Out of the jumble of voices and passing forms, a black lady with a greying afro appeared overhead and stared down at me. The fluorescent lights formed a halo around her whole head.

“Michael, do you know who I am?”

I stared up, racking my brain for an answer.

“Do you remember anything about yesterday?”

In the chaos of what passed for a grown man’s mind, I scrambled again, trying to piece together the previous few days, but nothing came to me.

“No…I…I don’t remember anything.”

“Nothing at all?” the lady said with a slow shake of her head.

I shook my head in return.

“Where am I?” I thought to ask.

“Santa Monica,” she said. “UCLA Medical Center.”

So, still in America, north of the Mexican border and in a reasonably respectable neighbourhood. Thank God for that.

I fought momentarily with the restraints and fell back against the bed.

“Would it be too much to ask to get me out of these bloody things?”

“Are you hungry?” she said in response.

“I’m ravenous.”

Another nurse soon appeared holding a wooden tray. The tray had three small bowls scattered on top of it.

That nurse left and the old black gal soon had a spoonful of quivering green Jell-O coming my way. I strained forward to meet the food. All I needed was for her to mimic an aeroplane.

A few shots of that Jell-O and I was done. The other nurse returned.

“Michael, I can release one arm and a leg from the restraints, as long as you show no signs of aggression.”

That old Indian bloke, Chief Joseph, came to mind. From where the sun stands now, I will fight no more forever. That was my new motto.

“No fighting,” I assured the nurse. “I’m done.”

She released my left arm and right leg, and I allowed them to dangle freely over the bed. That small allowance of freedom felt like quite a luxury.

“Can somebody tell me what’s going on?”

“We’re just trying to find you a bed in another hospital,” the nurse who had emancipated me said. “We’ve checked but there aren’t any available.”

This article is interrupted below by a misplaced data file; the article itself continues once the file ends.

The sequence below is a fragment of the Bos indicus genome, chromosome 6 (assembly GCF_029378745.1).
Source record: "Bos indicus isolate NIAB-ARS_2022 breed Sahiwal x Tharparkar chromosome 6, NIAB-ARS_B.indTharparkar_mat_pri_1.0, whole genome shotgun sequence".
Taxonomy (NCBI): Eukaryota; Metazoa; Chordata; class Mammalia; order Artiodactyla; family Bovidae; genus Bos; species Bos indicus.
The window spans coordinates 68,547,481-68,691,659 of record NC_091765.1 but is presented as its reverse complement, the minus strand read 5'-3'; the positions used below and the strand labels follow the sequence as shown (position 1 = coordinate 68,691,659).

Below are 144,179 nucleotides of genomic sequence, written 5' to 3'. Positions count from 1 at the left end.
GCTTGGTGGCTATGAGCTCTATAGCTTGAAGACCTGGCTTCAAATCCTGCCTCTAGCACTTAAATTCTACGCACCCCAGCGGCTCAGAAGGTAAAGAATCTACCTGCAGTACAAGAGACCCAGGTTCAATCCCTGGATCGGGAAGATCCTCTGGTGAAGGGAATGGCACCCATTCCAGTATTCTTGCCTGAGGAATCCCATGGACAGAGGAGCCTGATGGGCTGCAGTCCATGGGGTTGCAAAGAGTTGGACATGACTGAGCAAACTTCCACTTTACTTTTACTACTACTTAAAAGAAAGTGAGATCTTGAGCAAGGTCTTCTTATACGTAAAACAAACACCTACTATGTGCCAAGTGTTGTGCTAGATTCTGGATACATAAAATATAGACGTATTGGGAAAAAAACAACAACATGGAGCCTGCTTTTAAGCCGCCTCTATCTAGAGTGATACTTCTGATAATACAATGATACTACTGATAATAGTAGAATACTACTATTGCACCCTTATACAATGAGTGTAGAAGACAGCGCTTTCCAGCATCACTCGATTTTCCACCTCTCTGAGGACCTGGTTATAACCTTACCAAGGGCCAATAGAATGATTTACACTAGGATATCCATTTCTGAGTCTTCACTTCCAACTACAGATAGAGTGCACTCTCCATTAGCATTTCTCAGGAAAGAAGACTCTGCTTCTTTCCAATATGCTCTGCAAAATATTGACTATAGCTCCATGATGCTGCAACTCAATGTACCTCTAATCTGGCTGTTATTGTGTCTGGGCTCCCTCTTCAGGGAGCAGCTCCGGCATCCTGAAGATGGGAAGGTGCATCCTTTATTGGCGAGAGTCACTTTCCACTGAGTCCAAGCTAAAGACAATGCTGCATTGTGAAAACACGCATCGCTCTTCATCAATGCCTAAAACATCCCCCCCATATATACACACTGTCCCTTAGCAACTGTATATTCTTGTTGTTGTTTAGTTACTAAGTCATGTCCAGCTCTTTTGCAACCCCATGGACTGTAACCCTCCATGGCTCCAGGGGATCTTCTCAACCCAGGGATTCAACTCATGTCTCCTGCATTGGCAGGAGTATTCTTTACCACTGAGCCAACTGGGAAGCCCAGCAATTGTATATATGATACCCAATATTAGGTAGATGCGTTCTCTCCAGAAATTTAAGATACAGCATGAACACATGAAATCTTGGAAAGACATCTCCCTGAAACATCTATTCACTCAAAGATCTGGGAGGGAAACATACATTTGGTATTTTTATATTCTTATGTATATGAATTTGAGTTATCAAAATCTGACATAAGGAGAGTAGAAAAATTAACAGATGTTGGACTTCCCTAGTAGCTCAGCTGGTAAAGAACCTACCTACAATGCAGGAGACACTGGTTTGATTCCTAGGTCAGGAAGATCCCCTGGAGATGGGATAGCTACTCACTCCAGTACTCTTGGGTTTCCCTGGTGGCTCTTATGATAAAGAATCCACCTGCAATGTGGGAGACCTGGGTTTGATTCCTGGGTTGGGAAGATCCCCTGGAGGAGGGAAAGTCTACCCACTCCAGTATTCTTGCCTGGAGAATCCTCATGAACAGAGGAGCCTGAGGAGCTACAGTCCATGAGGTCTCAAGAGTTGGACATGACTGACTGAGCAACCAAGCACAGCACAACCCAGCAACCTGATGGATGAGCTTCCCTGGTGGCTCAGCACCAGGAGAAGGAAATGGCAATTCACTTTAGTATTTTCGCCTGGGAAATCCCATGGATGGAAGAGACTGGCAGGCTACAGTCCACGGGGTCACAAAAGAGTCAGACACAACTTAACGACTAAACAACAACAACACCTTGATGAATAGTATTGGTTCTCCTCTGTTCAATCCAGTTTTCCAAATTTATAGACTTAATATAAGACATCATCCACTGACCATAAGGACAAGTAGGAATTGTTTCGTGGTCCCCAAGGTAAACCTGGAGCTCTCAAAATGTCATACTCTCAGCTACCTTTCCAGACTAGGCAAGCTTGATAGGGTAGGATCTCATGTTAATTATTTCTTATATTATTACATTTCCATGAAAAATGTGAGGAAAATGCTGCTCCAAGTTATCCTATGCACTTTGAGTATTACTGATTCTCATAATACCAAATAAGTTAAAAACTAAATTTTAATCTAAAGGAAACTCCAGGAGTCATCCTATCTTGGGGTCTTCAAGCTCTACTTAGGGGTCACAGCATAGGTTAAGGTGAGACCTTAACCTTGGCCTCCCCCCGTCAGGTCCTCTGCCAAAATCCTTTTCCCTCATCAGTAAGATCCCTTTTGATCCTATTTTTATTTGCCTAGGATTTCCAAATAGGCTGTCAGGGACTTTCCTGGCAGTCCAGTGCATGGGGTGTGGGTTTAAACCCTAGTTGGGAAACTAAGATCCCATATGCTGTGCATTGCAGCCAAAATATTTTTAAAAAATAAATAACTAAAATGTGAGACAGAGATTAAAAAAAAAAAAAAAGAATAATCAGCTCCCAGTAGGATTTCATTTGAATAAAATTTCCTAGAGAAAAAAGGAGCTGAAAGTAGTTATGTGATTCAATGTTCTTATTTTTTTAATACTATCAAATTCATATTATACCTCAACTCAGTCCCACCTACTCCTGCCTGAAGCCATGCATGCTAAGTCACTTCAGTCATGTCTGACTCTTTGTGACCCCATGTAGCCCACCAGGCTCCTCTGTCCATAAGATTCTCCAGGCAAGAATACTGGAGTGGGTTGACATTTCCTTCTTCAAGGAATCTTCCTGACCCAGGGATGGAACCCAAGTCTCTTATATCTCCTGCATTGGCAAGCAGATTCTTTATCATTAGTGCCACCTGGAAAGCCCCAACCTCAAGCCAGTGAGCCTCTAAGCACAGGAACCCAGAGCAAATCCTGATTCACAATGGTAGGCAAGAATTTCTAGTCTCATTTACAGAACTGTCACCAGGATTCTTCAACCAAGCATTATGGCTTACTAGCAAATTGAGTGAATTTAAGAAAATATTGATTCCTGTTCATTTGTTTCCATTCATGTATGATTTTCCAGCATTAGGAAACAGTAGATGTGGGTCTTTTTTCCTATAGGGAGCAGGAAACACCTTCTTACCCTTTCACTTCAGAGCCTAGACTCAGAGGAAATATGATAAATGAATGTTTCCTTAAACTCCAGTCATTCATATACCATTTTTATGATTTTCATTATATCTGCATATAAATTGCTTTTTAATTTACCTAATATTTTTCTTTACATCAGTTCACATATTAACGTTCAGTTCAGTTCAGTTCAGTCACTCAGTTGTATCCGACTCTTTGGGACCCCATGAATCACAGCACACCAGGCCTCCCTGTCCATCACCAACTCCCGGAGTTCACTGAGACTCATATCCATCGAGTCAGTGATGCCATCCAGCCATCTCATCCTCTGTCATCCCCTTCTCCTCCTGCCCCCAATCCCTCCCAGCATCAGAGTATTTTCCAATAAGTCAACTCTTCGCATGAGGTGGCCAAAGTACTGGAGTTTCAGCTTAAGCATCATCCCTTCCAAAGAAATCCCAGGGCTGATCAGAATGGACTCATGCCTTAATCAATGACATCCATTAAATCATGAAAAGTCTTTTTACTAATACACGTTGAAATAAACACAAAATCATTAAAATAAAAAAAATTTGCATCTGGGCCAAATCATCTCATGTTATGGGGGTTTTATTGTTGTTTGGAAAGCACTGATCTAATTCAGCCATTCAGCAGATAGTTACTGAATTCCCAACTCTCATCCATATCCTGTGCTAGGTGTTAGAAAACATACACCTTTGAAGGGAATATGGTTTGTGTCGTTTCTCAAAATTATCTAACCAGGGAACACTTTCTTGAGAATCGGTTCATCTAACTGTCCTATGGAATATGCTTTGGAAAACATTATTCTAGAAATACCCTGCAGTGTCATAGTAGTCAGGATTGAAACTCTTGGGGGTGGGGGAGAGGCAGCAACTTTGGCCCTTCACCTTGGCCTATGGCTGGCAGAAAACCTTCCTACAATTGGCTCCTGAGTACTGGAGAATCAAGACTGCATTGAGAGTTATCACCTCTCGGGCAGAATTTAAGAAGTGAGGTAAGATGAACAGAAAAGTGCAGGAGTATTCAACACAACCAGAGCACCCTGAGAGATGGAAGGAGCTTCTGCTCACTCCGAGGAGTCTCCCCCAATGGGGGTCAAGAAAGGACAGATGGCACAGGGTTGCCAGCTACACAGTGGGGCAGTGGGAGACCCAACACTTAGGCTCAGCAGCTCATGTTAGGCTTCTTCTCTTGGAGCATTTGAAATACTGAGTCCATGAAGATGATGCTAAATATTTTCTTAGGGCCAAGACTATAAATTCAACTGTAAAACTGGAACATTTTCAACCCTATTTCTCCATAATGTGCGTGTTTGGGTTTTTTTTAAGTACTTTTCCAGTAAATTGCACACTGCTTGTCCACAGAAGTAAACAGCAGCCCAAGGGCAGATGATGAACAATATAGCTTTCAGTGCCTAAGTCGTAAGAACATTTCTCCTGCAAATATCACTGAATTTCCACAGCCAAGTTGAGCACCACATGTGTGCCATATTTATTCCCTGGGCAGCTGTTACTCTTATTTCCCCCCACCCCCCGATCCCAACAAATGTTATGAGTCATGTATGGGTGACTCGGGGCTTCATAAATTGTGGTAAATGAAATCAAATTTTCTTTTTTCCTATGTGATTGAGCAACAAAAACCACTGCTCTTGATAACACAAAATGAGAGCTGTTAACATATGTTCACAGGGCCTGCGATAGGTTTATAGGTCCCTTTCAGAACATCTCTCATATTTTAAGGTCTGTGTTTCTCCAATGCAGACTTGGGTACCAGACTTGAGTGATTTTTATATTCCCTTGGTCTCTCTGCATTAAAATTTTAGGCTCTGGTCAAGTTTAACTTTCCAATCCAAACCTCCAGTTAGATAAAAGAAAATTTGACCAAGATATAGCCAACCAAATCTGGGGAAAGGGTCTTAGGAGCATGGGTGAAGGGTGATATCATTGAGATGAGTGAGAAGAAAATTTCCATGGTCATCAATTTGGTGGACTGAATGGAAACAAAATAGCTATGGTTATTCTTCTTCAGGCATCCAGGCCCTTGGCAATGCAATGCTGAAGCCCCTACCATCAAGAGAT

I stared blankly.

“We have to follow certain procedures under the circumstances.”

“And what circumstances would those be?”

The anxiety in my voice had elevated with the question, along with the thickness of my Manx accent.

“You’re on an involuntary psychiatric hold,” she told me. “You’ve been very sick, so we’re legally required to hold you. It’s for your own safety.”

“I really need to go home.”

“Go home where, Michael?”

“The Isle of Man.”

“You must be kidding. No airline will take you in this condition.”

The look on my face said, “You’ve got to be takin’ the piss”, but she wasn’t. Both nurses went out, leaving me in my restraints.

My soul searching commenced. The self-recriminations and self-loathing. The desperate attempts to explain away my fall from grace. Only a couple of weeks earlier, I had been relaxing in a multimillion-dollar Spanish style hacienda, a kept man in what was one of the wealthiest communities in California. Sedated on OxyContin, I had a cold lager in hand, watching the first game of the World Series on a home theatre system. Meanwhile, Natasja was flipping filet mignon steaks at the poolside bar. Her elegant face was mirrored on the cover of a glossy fashion magazine, lying on the coffee table.

I gloated, thinking “fuck you” to every teacher, employer and drunken bastard who had ever questioned my ability to succeed.

So how did I get from there to here? As it turned out, the laugh was on me.

I put on a fresh reel of my self-pity movie. How could you balls up so much good fortune, you bloody fool?